Dealing with a "heat of the moment" resignation
Heated discussions, frank exchanges of views and what can best be described as "major bust-ups" can happen in even the most harmonious of workplaces. The result can sometimes lead to a heat of the moment resignation that sees the employee walking off the job only to then change their mind the following day. As such, an employee who resigns in the "heat of the moment", when they were angry, upset or otherwise emotionally distressed, may not have made a rational decision to actually "quit their job" and might regret it. In these situations an employer that does not allow an employee to retract a heat-of-the-moment resignation may be at risk of a PG; unfair dismissal claim.
As a general rule applicable to most situations when an employee resigns, they cannot then unilaterally withdraw that resignation, claiming "heat of the moment" just because they change their mind. It will normally be the employer’s decision, not the employee's, as to whether or not they can do this, particularly if unambiguous words such as “I resign” or “I quit” have been used.
In these circumstances, the employer should consider giving the employee the opportunity to retract their resignation after they have had time to calm down.
However, there are a few exceptions to this, particularly where an employee might resign or say something that could be interpreted as a resignation, in the heat of the moment, (for example, following an argument or when they are emotionally distressed), and is then promptly retracted.
The Employment Relations Authority have previously held that where there are "special circumstances", apparently unambiguous words should be considered in context and it would be risky for an employer to rely on that resignation without further investigation. These "special circumstances" have been held to include pressures on an employee (for example, provocation or coercion by a manager) as well as the employee’s own personality (for example, an immature employee or an employee with stress and/or work-related issues).
If a heat of the moment resignation is given and you feel that there may be "special circumstances" that have contributed to the resignation, it is sensible to allow a reasonable period of time to elapse before accepting the purported resignation. The employee may well turn up for work the next day, tail between their legs, in which case serious consideration should be given to allowing them to stay on – potentially against a background of disciplinary proceedings for poor behaviour. If, on the other hand, the person does not return to work, it is advisable to check with them – preferably in writing – whether or not they are sure about their decision and to require the employee to provide a written resignation letter.
What is a reasonable period of time will depend, to a degree, on the facts, but a day or two is likely to be sufficient in most cases. In these limited circumstances, a failure to allow such a cooling off period and the immediate acceptance of the heat of the moment resignation may lead to a tribunal subsequently concluding that an employee has not resigned, but rather has been dismissed by his employer.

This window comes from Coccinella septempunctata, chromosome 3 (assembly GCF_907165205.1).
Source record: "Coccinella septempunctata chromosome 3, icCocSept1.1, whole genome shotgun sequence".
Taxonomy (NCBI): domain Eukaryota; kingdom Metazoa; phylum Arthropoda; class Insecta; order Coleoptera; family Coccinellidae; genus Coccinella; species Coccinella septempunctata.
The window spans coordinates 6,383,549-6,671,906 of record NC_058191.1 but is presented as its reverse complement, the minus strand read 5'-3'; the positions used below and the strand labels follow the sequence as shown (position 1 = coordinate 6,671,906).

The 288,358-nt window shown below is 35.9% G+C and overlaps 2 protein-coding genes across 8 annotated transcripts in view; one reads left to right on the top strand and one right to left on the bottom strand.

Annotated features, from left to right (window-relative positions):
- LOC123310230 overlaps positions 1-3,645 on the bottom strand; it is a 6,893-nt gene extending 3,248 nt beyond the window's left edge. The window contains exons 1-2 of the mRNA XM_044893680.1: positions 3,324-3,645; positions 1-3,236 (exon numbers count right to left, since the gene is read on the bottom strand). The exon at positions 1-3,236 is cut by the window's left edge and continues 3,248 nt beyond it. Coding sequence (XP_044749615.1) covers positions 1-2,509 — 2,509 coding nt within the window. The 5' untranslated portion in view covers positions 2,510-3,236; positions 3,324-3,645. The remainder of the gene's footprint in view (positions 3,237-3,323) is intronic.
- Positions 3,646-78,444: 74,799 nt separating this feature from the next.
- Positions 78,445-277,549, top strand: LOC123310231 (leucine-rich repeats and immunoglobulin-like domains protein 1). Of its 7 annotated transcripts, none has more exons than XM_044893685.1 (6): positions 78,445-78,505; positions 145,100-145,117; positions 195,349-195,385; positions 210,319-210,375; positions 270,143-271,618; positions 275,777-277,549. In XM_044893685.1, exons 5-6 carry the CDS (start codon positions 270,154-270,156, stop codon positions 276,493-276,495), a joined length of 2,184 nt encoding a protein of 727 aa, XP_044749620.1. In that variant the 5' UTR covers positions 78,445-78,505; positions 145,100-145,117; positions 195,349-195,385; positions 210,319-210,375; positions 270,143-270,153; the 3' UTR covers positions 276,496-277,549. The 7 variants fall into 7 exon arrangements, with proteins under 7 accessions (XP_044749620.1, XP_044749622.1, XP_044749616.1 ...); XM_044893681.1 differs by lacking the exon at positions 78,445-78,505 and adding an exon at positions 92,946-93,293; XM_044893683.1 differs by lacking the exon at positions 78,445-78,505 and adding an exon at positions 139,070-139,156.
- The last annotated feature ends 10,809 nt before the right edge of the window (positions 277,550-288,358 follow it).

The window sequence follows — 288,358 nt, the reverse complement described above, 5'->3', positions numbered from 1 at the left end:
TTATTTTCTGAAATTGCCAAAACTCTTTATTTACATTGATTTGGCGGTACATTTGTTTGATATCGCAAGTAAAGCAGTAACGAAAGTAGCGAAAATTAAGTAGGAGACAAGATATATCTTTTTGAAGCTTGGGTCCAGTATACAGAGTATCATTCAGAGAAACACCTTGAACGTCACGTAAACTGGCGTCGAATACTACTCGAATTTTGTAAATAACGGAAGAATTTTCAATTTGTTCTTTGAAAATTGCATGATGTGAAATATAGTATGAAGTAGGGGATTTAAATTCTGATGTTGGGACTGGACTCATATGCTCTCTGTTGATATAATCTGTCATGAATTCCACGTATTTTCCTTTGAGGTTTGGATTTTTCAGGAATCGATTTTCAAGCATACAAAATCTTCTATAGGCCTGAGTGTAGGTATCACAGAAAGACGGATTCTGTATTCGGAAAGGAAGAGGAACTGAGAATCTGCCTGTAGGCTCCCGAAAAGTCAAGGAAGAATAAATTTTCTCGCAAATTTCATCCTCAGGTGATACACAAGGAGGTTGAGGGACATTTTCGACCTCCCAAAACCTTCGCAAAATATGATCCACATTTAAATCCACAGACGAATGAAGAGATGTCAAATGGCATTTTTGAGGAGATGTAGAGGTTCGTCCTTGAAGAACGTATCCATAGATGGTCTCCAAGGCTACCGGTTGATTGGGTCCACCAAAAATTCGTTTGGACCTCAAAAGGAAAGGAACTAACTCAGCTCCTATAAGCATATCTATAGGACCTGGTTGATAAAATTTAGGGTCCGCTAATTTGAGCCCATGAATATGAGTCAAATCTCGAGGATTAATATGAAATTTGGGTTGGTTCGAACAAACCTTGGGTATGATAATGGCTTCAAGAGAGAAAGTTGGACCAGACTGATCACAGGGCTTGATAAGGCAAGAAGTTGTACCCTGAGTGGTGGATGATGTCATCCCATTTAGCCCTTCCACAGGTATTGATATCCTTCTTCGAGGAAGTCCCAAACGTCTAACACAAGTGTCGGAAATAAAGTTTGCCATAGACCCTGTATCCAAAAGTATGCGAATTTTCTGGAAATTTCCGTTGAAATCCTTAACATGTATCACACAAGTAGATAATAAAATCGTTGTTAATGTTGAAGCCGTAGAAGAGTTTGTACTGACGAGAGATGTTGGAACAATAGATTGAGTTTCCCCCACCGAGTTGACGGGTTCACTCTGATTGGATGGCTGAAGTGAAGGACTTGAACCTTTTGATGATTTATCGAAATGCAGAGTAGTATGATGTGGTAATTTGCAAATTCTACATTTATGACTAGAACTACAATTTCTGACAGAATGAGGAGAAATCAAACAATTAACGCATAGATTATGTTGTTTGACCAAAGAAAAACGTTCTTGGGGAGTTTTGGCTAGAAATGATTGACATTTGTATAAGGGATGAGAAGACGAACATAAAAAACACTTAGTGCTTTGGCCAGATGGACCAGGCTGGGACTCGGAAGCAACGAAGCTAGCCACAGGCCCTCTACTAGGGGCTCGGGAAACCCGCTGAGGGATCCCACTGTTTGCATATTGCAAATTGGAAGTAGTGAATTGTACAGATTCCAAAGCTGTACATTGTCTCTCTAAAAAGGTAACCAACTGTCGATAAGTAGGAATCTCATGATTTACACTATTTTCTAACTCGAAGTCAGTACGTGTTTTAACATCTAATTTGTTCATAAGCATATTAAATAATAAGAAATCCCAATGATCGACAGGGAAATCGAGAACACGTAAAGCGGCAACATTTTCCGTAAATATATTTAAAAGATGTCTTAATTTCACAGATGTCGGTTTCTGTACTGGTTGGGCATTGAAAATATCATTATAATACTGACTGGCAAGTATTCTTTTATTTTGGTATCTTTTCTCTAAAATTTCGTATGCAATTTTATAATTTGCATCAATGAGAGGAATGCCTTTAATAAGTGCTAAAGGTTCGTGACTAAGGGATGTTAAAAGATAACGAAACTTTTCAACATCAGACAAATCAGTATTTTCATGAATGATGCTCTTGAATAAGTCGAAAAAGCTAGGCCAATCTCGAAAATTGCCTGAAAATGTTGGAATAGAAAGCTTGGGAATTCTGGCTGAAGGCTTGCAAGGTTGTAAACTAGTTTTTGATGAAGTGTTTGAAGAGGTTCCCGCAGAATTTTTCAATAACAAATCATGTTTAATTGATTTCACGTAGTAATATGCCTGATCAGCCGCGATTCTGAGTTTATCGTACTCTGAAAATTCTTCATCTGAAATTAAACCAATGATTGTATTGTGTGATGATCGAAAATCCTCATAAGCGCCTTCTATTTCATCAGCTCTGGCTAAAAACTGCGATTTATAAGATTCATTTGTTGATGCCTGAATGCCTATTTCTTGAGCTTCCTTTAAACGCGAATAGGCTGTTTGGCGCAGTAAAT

"Are they leaving or not?"
Sometimes an employee’s true intentions in respect of their continued employment may be unclear. Often tied in with "heat of the moment" conversations, what should an employer do when faced with comments from an employee such as “I’ve had enough of this job” or “I’m off”?
It may sometimes be tempting to simply accept an ambiguous heat of the moment resignation – particularly where you may be keen to see the back of the person in question. However, this does leave scope for the employee to argue that they had not meant to resign and that the employer has overreacted. In these circumstances, the ERA would look at the facts and ask what a reasonable employer would have understood the words to mean in the circumstances. This exercise would involve consideration of events both preceding and following the words or actions in question.
To avoid this risk, seek clarification of the position from the employee by asking them to confirm their resignation in writing. While a resignation need not be in writing to be effective, getting an unambiguously worded resignation letter will make it more difficult for an employee to subsequently argue that he or she had been dismissed.
Always check with the employee whether they intend to resign.
If it is a potential heat of the moment situation, allow at least 24 hours for the employee to cool off before they ask the employee to confirm whether they do want to resign. This will give the employee time to calm down and reflect and then either 1) withdraw their resignation, 2)confirm that they didn’t intend to resign. or 3) confirm that they did intend to resign.
Ask the employee to confirm what they want to do in writing.
Accepting a heat of the moment resignation could have a negative effect on your business. For example, if you accept the resignation while investigating either an alleged misconduct or performance situation, your organisation could face a claim of constructive dismissal if handled incorrectly. The employer must not just assume that the employee intended to resign in this situation.
Disclaimer This article, and any information contained on our website is necessarily brief and general in nature, and should not be substituted for professional advice. You should always seek professional advice before taking any action in relation to the matters addressed.